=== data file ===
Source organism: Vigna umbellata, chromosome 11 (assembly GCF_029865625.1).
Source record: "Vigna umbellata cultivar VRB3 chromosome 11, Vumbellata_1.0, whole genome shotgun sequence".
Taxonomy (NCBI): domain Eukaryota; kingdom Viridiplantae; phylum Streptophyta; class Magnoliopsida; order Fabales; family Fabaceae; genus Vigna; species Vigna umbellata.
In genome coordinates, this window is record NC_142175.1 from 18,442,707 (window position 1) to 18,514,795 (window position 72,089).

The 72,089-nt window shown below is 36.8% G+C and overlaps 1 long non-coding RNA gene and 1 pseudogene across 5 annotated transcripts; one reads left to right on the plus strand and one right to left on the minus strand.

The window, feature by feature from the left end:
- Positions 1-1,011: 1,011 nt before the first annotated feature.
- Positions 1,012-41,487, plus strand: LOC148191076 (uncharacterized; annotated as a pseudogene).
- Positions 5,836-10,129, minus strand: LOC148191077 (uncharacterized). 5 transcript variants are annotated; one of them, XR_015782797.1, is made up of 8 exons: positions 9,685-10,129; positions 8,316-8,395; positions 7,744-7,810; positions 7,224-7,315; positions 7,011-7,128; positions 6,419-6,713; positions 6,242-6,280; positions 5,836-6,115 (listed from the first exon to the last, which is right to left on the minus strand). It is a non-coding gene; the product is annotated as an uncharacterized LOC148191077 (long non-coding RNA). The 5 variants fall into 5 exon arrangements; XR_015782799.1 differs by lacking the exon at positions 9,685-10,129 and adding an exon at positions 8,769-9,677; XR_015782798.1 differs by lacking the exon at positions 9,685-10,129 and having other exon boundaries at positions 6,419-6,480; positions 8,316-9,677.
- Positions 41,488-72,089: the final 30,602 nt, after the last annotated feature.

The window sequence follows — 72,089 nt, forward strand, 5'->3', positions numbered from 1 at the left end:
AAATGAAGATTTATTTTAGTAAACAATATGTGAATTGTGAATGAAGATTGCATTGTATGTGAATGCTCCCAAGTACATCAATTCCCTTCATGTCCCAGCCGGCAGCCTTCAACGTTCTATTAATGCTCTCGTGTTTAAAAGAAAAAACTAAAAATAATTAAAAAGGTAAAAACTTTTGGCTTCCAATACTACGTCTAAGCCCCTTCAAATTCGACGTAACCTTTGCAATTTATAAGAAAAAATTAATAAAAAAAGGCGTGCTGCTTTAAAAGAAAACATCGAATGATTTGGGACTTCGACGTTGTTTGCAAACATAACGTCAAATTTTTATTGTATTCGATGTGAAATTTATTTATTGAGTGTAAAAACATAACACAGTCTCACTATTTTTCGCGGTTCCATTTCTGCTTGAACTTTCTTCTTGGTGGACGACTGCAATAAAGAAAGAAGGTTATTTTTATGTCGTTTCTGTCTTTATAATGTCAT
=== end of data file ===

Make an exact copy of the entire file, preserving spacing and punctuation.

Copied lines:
Source organism: Vigna umbellata, chromosome 11 (assembly GCF_029865625.1).
Source record: "Vigna umbellata cultivar VRB3 chromosome 11, Vumbellata_1.0, whole genome shotgun sequence".
Taxonomy (NCBI): domain Eukaryota; kingdom Viridiplantae; phylum Streptophyta; class Magnoliopsida; order Fabales; family Fabaceae; genus Vigna; species Vigna umbellata.
In genome coordinates, this window is record NC_142175.1 from 18,442,707 (window position 1) to 18,514,795 (window position 72,089).

The 72,089-nt window shown below is 36.8% G+C and overlaps 1 long non-coding RNA gene and 1 pseudogene across 5 annotated transcripts; one reads left to right on the plus strand and one right to left on the minus strand.

The window, feature by feature from the left end:
- Positions 1-1,011: 1,011 nt before the first annotated feature.
- Positions 1,012-41,487, plus strand: LOC148191076 (uncharacterized; annotated as a pseudogene).
- Positions 5,836-10,129, minus strand: LOC148191077 (uncharacterized). 5 transcript variants are annotated; one of them, XR_015782797.1, is made up of 8 exons: positions 9,685-10,129; positions 8,316-8,395; positions 7,744-7,810; positions 7,224-7,315; positions 7,011-7,128; positions 6,419-6,713; positions 6,242-6,280; positions 5,836-6,115 (listed from the first exon to the last, which is right to left on the minus strand). It is a non-coding gene; the product is annotated as an uncharacterized LOC148191077 (long non-coding RNA). The 5 variants fall into 5 exon arrangements; XR_015782799.1 differs by lacking the exon at positions 9,685-10,129 and adding an exon at positions 8,769-9,677; XR_015782798.1 differs by lacking the exon at positions 9,685-10,129 and having other exon boundaries at positions 6,419-6,480; positions 8,316-9,677.
- Positions 41,488-72,089: the final 30,602 nt, after the last annotated feature.

The window sequence follows — 72,089 nt, forward strand, 5'->3', positions numbered from 1 at the left end:
AAATGAAGATTTATTTTAGTAAACAATATGTGAATTGTGAATGAAGATTGCATTGTATGTGAATGCTCCCAAGTACATCAATTCCCTTCATGTCCCAGCCGGCAGCCTTCAACGTTCTATTAATGCTCTCGTGTTTAAAAGAAAAAACTAAAAATAATTAAAAAGGTAAAAACTTTTGGCTTCCAATACTACGTCTAAGCCCCTTCAAATTCGACGTAACCTTTGCAATTTATAAGAAAAAATTAATAAAAAAAGGCGTGCTGCTTTAAAAGAAAACATCGAATGATTTGGGACTTCGACGTTGTTTGCAAACATAACGTCAAATTTTTATTGTATTCGATGTGAAATTTATTTATTGAGTGTAAAAACATAACACAGTCTCACTATTTTTCGCGGTTCCATTTCTGCTTGAACTTTCTTCTTGGTGGACGACTGCAATAAAGAAAGAAGGTTATTTTTATGTCGTTTCTGTCTTTATAATGTCAT